- AT THE POETRY CENTER
- K12 EDUCATION
- AWARDS & RESIDENCIES
- GET INVOLVED
by Timothy Dyke
Timothy Dyke is a first year Masters student at the University of Arizona in creative writing. From 1992 to the spring of 2010, he lived in Honolulu, Hawaii and taught English to high school students at Punahou school. He serves as an Education Intern at the Poetry Center.
Visual art can be a safe and engaging entry point into poetry for young learners. Students who become confused when asked to say what a poem means can feel a sense of relief and eagerness if asked to choose a crayon that matches the "color" of a poem, or when invited to draw a picture inspired by words on a page. Poets and visual artists have collaborated for centuries, and some of the best examples of these multimedia explorations can motivate young people to look at the written word through a visual lens.
For years I taught high school English in Honolulu, Hawaii. Like Tucson, Honolulu is an environment drenched in geographical beauty and rich in language, history, storytelling, and song. Through good fortune I came to work with Joshua Tollefson, a print-maker and art teacher, and together we developed a project that allowed students to explore poetry through drawing, painting, sculpture, and other fine arts media. In one particular manifestation of this project, we decided to work with the book Native Guard by Natasha Trethewey.
In English class I led twelfth grade students through Trethewey's pages. We studied specific poems closely, and we talked about the poet's uses of language and imagery. Joshua met these same students for art class and showed them work ranging from the illuminated letters of medieval monks to the mixed media assemblages of Robert Rauschenberg and Barbara Kruger. When we thought students were ready to explore ways to combine arts and letters, Joshua and I worked together and led students through some introductory activities. We read Lewis Carroll's "Jabberwocky" and asked them to draw. We showed them an Ansel Adams photograph and asked them to write. Our goal was to introduce the idea that art and poetry are both ways of thinking, and that by combining one with the other, insight and understanding can flourish.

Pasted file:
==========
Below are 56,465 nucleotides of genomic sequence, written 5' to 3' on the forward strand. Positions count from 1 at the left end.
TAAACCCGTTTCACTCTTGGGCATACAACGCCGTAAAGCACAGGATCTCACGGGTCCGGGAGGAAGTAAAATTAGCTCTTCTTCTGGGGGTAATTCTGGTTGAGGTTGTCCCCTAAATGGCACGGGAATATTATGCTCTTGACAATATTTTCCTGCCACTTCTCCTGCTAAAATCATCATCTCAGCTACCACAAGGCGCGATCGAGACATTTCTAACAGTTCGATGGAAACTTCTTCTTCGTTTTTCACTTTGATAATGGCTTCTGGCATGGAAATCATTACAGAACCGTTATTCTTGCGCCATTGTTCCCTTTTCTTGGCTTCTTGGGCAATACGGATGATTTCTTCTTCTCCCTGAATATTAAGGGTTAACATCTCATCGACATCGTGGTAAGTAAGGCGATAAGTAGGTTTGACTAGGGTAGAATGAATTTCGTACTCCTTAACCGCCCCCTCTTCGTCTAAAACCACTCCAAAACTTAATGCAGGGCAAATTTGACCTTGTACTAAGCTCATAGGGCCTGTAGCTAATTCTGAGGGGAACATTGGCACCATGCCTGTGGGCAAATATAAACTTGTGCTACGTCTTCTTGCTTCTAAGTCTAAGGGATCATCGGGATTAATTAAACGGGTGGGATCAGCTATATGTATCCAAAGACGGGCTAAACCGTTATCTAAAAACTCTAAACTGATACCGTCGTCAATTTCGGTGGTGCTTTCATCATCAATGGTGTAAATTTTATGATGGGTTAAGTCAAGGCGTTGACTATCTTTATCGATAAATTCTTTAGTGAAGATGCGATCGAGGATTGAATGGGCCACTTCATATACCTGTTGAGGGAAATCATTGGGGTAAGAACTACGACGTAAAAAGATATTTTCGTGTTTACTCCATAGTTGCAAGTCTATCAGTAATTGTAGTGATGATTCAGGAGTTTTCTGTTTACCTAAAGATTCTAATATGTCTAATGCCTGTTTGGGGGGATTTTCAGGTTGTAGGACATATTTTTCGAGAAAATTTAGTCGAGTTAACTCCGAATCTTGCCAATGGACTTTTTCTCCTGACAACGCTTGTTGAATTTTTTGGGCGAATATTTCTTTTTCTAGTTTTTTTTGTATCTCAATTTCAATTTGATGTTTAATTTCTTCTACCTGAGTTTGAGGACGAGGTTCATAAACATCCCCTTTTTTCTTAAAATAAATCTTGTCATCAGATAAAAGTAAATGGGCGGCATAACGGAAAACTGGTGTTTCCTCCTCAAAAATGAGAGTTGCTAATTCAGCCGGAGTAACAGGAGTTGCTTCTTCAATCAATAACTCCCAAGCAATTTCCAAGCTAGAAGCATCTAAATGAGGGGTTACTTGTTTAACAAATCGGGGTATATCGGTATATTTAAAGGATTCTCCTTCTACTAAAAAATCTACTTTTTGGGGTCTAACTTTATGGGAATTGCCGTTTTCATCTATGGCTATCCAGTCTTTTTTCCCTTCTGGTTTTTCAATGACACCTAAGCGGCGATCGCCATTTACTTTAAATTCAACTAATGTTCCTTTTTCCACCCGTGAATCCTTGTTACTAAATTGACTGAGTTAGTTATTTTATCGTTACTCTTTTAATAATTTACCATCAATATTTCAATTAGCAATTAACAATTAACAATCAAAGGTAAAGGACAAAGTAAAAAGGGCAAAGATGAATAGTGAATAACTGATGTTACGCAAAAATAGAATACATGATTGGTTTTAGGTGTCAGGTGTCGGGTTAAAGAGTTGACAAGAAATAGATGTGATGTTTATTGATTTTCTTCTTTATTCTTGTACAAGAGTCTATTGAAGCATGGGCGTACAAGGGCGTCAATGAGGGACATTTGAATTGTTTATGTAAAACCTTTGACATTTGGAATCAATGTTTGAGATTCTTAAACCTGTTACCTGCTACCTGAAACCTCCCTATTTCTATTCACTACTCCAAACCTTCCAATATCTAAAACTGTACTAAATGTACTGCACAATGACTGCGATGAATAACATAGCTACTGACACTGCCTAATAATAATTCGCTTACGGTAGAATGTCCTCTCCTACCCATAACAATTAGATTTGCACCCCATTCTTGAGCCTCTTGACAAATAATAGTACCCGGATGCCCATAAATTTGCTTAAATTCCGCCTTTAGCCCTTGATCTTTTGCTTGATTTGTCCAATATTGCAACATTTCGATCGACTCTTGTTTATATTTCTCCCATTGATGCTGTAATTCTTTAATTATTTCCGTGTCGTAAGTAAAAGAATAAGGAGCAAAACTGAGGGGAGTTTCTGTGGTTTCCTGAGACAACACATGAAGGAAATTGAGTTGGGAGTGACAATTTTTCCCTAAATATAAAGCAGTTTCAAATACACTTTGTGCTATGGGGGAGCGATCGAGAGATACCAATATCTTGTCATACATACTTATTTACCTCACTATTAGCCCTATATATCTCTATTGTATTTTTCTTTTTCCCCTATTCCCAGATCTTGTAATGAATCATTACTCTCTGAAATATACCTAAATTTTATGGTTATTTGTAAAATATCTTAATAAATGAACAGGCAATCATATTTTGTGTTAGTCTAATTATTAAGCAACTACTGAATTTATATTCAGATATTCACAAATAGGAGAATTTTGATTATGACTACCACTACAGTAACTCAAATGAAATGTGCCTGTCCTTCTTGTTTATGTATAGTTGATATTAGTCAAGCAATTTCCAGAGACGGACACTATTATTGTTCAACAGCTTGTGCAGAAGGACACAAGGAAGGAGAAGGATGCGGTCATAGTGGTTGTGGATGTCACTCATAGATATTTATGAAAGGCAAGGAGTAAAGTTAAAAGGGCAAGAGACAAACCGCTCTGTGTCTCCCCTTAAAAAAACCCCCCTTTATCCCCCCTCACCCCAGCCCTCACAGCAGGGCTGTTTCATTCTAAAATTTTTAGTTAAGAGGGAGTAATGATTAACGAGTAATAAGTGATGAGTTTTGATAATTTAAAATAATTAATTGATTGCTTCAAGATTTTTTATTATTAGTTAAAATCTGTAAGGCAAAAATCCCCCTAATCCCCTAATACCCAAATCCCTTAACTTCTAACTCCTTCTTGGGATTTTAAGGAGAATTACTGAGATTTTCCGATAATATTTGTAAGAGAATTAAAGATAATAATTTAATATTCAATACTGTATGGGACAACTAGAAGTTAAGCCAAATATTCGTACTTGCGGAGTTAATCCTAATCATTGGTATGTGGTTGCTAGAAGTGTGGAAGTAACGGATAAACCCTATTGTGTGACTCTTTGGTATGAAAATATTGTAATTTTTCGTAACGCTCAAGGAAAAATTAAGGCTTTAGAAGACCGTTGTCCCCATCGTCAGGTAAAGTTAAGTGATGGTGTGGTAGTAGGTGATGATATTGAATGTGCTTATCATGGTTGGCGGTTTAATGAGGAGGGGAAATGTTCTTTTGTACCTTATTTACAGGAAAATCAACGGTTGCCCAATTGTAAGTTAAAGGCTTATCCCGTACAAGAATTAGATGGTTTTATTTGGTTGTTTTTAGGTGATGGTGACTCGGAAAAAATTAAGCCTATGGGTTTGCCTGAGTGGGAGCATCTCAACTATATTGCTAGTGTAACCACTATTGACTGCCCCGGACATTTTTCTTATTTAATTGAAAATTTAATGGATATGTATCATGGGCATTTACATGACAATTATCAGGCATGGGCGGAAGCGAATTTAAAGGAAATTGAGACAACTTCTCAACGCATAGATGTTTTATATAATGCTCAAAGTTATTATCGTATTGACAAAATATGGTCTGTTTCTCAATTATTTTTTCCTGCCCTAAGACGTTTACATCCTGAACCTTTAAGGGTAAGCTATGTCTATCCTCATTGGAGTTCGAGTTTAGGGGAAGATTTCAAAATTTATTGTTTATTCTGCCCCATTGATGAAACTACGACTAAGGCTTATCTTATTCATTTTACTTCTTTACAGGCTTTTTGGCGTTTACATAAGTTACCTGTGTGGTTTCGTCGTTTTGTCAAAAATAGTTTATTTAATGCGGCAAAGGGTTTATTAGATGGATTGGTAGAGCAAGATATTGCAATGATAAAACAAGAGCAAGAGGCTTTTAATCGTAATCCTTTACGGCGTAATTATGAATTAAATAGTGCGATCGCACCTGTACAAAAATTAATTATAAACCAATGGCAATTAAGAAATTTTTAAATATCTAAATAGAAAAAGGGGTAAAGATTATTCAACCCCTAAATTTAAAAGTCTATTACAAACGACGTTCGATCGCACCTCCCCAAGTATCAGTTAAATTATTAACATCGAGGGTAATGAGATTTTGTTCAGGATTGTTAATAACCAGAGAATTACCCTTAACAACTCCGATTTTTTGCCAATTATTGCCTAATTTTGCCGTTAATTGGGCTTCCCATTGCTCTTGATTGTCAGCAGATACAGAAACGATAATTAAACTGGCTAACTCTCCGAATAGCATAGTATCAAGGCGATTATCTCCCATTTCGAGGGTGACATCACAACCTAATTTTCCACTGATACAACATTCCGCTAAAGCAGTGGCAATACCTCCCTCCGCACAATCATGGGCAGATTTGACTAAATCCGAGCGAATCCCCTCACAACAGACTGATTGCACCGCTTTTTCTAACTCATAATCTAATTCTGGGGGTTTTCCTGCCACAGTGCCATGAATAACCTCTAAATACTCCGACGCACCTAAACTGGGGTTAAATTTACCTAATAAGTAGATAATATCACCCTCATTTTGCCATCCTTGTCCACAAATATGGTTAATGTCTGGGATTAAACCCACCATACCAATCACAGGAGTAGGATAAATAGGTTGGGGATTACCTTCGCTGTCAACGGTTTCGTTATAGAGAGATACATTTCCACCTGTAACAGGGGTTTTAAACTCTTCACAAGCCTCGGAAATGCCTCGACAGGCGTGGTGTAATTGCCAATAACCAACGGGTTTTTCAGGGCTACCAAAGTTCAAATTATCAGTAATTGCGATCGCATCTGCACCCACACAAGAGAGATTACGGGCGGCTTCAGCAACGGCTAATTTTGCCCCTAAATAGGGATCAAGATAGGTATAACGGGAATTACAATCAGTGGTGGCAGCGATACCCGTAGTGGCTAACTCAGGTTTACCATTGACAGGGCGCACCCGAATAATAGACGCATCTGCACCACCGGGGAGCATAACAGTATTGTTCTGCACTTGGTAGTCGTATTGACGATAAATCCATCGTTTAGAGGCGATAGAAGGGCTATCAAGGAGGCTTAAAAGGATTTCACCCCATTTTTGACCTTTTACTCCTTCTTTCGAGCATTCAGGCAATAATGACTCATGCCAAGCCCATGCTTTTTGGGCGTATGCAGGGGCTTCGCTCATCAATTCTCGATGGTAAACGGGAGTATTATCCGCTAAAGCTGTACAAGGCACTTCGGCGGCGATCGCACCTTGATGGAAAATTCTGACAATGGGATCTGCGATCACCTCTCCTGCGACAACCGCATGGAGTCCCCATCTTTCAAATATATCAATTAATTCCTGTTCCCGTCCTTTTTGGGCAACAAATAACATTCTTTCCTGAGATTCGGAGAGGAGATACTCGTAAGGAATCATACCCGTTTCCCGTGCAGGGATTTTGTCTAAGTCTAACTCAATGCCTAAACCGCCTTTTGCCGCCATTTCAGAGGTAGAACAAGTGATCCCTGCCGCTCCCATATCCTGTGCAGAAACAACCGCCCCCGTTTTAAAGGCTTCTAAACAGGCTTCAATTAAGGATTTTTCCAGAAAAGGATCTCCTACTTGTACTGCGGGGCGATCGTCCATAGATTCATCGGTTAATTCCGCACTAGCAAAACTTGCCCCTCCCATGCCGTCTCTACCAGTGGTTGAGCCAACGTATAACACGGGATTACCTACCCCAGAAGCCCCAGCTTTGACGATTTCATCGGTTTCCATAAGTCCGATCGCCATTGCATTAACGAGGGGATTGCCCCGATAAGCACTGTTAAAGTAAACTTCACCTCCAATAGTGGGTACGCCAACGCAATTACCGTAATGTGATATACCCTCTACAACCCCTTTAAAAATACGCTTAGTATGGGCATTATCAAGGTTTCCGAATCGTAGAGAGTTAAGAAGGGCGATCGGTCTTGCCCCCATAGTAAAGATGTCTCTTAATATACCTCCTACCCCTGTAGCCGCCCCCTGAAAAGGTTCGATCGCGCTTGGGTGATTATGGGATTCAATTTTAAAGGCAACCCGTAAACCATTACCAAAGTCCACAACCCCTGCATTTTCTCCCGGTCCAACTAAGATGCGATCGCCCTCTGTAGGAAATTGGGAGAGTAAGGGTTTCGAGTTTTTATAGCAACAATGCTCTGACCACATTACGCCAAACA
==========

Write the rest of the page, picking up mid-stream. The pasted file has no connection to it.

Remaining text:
When students felt ready we asked them to choose a poem from Native Guard. Each student altered the page visually in specific ways. Some drew illustrations. Others blacked out words. Still others pasted glass chips, threads, and photographs onto the paper. After each student finished demonstrating their comprehension in a visual way, Joshua used his skills as a bookbinder to reattach the pages and reassemble the book. The final product retains the spirit of Trethewey's vision while displaying student understanding in a striking and tangible way.
Every time I work with students in poetry study, I look for ways to replicate some version of this art and letters project that Joshua and I created together. Some students think more visually than others. Art and poetry can each be good teachers, and when they work together, the potential for student learning seems almost unlimited.